They’re dreamin’ if they think it is that low

Jared Savage has written an article about benefit fraud. Apparently, shock horror, it has trebled from 5 years ago:

Benefit fraud cost taxpayers a record $22.6 million last year, and nine social welfare staff were sacked for ripping off the system.

Figures released to the Herald under the Official Information Act show fraud detected by the Ministry of Social Development has tripled from $7.5 million five years ago.

At that time, the ministry set up a fraud intelligence unit because of an international trend towards increasingly elaborate scams, including the use of stolen and faked identities, said chief executive Peter Hughes.

The ministry had also been embarrassed by Wayne Patterson, who used 123 fake identities to steal $3.4 million over two years – or $56,000 a fortnight – before he was caught in 2006 and jailed for eight years.

His offending is still the largest benefit fraud – the second largest amount stolen was $571,000 in 2008.

Oh right so it tripled because they are detecting it better…that is a good thing.

However it hasn’t tripled, the fraud has always been there and under Labour there was a dis-inclination to care about it.

But let me tell you…their fraud is quite a bit larger than $22 million. That is only what they publicly admit to. In private the numbers are more like $200 million. The trouble is most of the staff who can do anything about this are wombles who wear grey Julius Marlow double zip shoes, tan knee socks, tan walk shorts and yellow shorts with big lapels, even in summer they ear their grey cardigan with leather buttons. I know this because I have met them.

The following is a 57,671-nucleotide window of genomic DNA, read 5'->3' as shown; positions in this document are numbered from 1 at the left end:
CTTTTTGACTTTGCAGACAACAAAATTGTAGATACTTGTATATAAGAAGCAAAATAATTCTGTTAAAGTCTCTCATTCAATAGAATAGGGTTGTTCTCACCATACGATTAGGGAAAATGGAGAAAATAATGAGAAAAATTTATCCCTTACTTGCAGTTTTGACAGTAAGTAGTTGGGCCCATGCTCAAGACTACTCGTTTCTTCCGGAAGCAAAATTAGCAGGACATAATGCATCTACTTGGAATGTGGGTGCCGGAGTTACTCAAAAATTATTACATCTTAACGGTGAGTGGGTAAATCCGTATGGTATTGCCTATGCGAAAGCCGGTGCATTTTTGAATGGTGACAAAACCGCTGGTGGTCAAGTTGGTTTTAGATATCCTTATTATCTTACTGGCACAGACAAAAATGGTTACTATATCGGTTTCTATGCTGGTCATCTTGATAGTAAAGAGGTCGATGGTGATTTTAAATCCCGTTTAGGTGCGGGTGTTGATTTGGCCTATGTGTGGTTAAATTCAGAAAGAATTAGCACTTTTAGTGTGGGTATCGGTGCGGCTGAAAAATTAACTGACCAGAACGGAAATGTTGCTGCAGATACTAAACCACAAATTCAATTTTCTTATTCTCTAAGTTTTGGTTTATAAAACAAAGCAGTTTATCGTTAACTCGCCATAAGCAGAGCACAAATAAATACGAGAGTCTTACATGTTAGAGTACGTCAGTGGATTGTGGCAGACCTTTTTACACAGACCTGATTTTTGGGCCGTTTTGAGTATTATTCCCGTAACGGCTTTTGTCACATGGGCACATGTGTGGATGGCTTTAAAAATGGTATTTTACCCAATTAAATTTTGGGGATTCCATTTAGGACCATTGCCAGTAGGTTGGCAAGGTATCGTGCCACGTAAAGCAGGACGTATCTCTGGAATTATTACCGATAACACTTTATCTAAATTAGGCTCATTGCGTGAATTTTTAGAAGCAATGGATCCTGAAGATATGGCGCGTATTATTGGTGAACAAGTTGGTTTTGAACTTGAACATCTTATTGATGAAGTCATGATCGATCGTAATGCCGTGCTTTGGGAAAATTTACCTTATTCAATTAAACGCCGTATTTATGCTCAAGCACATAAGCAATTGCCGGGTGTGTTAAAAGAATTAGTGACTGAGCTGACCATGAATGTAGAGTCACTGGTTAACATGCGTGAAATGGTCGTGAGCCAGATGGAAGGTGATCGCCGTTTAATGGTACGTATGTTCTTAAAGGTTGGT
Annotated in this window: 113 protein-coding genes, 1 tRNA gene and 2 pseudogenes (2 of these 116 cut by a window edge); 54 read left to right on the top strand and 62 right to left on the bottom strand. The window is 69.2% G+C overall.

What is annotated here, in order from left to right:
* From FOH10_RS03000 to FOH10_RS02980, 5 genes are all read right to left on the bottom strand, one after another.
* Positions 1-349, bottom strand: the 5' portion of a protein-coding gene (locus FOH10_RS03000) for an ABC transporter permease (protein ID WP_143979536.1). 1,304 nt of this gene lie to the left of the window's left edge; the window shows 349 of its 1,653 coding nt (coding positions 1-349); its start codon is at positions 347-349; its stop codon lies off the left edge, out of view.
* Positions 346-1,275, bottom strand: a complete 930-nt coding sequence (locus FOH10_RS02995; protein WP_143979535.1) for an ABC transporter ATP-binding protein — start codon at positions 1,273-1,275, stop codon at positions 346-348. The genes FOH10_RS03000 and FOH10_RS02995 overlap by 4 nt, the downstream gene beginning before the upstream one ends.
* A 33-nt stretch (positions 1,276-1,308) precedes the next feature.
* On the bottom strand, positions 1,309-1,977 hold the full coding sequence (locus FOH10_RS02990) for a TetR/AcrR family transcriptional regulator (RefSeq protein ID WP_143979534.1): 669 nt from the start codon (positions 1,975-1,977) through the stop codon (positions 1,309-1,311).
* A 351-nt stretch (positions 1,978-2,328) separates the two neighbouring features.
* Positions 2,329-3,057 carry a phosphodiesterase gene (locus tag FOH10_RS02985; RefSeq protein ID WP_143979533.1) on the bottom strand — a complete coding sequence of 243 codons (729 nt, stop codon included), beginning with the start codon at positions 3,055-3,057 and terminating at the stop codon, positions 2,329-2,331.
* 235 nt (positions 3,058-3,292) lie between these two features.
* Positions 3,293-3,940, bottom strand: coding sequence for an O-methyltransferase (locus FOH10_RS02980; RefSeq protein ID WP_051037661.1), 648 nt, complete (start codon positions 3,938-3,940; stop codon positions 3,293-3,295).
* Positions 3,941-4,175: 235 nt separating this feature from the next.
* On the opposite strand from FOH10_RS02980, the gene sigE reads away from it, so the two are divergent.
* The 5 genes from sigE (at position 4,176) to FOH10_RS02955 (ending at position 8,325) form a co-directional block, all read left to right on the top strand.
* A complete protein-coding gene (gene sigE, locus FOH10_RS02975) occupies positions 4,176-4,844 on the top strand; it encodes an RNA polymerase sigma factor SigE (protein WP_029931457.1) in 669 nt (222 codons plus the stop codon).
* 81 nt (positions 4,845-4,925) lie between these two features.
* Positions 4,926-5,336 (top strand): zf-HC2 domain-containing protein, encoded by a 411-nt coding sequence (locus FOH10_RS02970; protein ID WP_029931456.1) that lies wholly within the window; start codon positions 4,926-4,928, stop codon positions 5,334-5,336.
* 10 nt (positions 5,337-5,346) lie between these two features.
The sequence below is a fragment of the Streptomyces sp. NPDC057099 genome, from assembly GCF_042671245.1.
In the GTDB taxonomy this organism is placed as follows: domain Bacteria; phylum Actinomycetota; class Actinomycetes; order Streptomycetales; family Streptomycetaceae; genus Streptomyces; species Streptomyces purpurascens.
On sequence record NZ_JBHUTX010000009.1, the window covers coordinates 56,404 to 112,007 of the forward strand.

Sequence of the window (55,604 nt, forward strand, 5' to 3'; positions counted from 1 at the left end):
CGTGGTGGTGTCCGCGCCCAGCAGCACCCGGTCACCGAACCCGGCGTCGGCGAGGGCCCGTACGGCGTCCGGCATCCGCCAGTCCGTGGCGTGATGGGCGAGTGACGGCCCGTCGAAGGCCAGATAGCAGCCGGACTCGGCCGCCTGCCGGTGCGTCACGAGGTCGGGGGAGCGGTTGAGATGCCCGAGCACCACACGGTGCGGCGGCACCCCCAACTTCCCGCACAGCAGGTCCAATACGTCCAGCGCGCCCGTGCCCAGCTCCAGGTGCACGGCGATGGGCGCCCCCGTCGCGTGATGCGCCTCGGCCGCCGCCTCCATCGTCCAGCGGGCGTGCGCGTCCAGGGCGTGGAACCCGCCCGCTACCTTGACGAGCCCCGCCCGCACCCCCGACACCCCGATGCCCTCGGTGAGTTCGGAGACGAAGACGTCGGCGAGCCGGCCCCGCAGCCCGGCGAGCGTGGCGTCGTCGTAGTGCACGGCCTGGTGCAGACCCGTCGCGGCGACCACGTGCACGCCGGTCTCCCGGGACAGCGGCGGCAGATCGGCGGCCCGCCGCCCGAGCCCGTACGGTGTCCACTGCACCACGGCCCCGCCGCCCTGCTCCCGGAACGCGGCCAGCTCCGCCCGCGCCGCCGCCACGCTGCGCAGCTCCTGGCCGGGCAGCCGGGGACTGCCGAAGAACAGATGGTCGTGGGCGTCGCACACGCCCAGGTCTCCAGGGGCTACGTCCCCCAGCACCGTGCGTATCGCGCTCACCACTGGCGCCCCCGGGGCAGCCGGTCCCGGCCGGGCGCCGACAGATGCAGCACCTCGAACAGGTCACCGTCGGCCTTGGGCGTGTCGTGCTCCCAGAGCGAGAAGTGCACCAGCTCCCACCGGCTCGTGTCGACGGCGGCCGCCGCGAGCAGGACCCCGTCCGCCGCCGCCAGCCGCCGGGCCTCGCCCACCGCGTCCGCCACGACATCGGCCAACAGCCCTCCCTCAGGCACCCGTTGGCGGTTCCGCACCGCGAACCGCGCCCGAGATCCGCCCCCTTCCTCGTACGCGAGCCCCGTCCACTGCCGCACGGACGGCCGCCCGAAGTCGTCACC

Back in 2000 their state of the art fraud department consisted of the aforementioned womble and a couple of helpers using state of the art analysis tools like Excel.

Proper data visualisation tools or appropriately designed farud detections suites were and probably still are non-existant. I know this must be the case because otherwise  the cases like Wayne Patterson’s wouldn’t be happening.


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As much at home writing editorials as being the subject of them, Cam has won awards, including the Canon Media Award for his work on the Len Brown/Bevan Chuang story.  And when he’s not creating the news, he tends to be in it, with protagonists using the courts, media and social media to deliver financial as well as death threats.

They say that news is something that someone, somewhere, wants kept quiet.   Cam Slater doesn’t do quiet, and as a result he is a polarising, controversial but highly effective journalist that takes no prisoners.

He is fearless in his pursuit of a story.

Love him or loathe him.  But you can’t ignore him.

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